How to Take Care of Your Eye Health
How to Take Care of Your Eye Health
When it comes to eye health we sure have been told a lot of different things. Like the one where your mum told you if you sit to close to the telly you’ll get square eyes? False. All those times you kept reading your book under the doona after lights out? It probably didn’t ruin your eyesight. The one about eating carrots improving your eyesight? Actually that one is true, carrots have loads of vitamin C, which is good for your eyes.
So what can we be doing to look after our eye health? For starters, as per any health regime, what we eat matters. Research suggests that foods high in nutrients such as omega-3 fatty acids, lutein, zinc and vitamins V and E can help to ward off vision problems brought on by age such as macular degeneration and cataracts. So stock up on leafy greens, oily fishes, eggs, nuts and oranges.
Cutting out smoking, wearing polarised sunglasses outside, getting your eyes tested regularly and taking breaks from all the screens you probably spend your day staring at are also important things to do for your eye health.
For further advice and to discuss how science and technology is changing the way we think about eye health – and improving life for the blind and vision-challenged enormously – we asked Stefan Meyer, optical dispenser at clearly.com.au.
What’s the most important thing we can do to look after our eye health?
- Have your eyes checked on a regular basis by an eye care practitioner who can advise you on what approach to take with any health issues.
- Do not wear your contact lenses while swimming, especially in hot baths, lakes and so on. Bacteria and amoeba picked up in water can sometimes lead to serious eye infections if not treated. It is rare, however, it can happen.
- Wear protective eyewear when required and appropriate. Industrial situations, outdoor sports, hobby workshops.
- Do not overwear contact lenses. Lenses which have not been replaced regularly can increase the risks of allergic, inflammatory and infectious events.
- Do not wear spectacles prescribed for someone else.
- Wear sunglasses while outside especially in high UV conditions.
What are the common eye mistakes we make?
As far as contact lenses are concerned, not replacing contact lenses frequently enough or not washing your hands when inserting and removing lenses. Generally, if there is any reduction in your vision, pain or unusual ocular redness, have your eyes checked by an optometrist or ophthalmologist.
How has technology and science developed to protect our eyes? What does the future hold when it comes to optical health?
Stem cell therapy to cure certain types of corneal disorders
Health professionals can use specially designed smartphone camera attachments and apps to take retinal images of patients in remote locations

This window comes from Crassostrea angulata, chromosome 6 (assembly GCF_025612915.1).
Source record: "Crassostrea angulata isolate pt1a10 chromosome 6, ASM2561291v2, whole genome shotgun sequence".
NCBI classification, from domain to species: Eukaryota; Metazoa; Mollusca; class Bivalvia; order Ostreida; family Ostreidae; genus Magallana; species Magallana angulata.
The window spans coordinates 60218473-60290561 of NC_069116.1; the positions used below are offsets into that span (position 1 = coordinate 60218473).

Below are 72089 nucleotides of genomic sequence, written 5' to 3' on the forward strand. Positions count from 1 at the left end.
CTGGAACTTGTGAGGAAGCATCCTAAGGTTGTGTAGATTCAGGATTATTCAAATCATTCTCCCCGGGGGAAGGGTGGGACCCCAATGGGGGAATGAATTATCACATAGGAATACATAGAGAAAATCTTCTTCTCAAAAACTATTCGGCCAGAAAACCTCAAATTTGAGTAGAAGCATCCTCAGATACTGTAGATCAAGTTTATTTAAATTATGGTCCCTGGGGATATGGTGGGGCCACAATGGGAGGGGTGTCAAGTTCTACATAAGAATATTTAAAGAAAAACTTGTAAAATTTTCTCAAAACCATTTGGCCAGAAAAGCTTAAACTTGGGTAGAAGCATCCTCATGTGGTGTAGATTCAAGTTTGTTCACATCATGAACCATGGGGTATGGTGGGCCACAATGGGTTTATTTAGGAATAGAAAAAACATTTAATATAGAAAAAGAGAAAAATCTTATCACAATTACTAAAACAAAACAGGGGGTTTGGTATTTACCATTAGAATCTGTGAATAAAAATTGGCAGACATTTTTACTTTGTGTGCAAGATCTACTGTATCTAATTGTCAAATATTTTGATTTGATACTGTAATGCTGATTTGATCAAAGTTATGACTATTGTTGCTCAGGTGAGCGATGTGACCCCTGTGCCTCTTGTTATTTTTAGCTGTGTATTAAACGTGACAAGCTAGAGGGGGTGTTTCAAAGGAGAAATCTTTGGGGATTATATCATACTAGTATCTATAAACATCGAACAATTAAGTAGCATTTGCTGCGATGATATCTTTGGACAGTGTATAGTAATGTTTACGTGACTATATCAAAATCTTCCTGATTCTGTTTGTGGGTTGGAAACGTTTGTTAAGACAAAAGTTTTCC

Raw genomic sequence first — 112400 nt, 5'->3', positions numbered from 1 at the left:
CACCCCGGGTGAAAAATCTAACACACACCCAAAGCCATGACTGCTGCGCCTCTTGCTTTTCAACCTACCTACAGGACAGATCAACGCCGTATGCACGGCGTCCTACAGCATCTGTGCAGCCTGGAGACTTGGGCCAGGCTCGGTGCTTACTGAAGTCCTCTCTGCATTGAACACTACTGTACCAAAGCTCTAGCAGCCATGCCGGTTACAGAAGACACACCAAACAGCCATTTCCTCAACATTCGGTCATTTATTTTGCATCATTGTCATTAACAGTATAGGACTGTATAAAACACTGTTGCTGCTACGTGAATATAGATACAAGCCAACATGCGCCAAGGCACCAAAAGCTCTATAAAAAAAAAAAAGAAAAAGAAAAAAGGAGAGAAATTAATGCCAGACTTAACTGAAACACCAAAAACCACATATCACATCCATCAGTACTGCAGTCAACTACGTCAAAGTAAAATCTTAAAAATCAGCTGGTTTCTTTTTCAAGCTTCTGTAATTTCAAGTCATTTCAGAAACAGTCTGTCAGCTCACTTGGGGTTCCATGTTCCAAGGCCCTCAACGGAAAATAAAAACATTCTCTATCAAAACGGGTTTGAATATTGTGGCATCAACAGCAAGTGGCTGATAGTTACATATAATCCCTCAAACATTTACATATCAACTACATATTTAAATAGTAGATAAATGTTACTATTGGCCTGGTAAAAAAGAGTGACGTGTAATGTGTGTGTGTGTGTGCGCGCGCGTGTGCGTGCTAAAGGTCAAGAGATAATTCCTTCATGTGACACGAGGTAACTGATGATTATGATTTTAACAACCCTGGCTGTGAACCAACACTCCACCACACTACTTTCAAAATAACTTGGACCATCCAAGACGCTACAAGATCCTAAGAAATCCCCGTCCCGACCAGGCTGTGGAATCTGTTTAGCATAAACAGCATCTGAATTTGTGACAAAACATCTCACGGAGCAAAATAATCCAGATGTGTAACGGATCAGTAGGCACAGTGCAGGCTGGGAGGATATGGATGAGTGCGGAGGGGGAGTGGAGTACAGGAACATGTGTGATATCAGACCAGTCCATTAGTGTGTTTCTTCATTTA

New use for HIV medications Researchers found that drugs most often used to treat HIV and AIDS may also help with a leading cause of blindness, age-related macular degeneration. These drugs have currently been tested only on mice, but may one day be used on humans.
3-D Printing and your eyes
A prosthetic eye can cost $5,000 and take hours to mould and hand paint. Even then, it may not look quite right. 3-D printing has brought the cost for a prosthetic to as low as $150. The new technology also allows for precise colour matching with the existing eye.
Gene therapy might restore sight
Researchers placed a gene into the retinas of blind mice that allowed the animals to tell whether lights were flashing. They added a chemical “switch” to help brain cells respond to light. This technique also helped restore sight in dogs. Researchers are working to make this work in humans one day.
Smartphones bring the doctor’s office to you
Products currently on the market are improving access to eye care worldwide. Peek and D-eye each pair a small lens attachment with an app that turns a smartphone into a portable exam tool. They allow doctors to check eyes in remote locations. The iExaminer System attaches to an iPhone with the device your practitioner uses to look into your eyes. They can take detailed images, even share them with other experts if required.
Electronic implant to sense glaucoma pressure
Patients with glaucoma have pressure checks at the doctor’s office. High levels of pressure can damage your optic nerve and lead to blindness. Implanting an electronic sensor in your eye will help track pressure changes without a visit to your practitioner. A wireless gadget, now under development, will send data to a handheld device or a smartphone and send the information directly to your practitioner.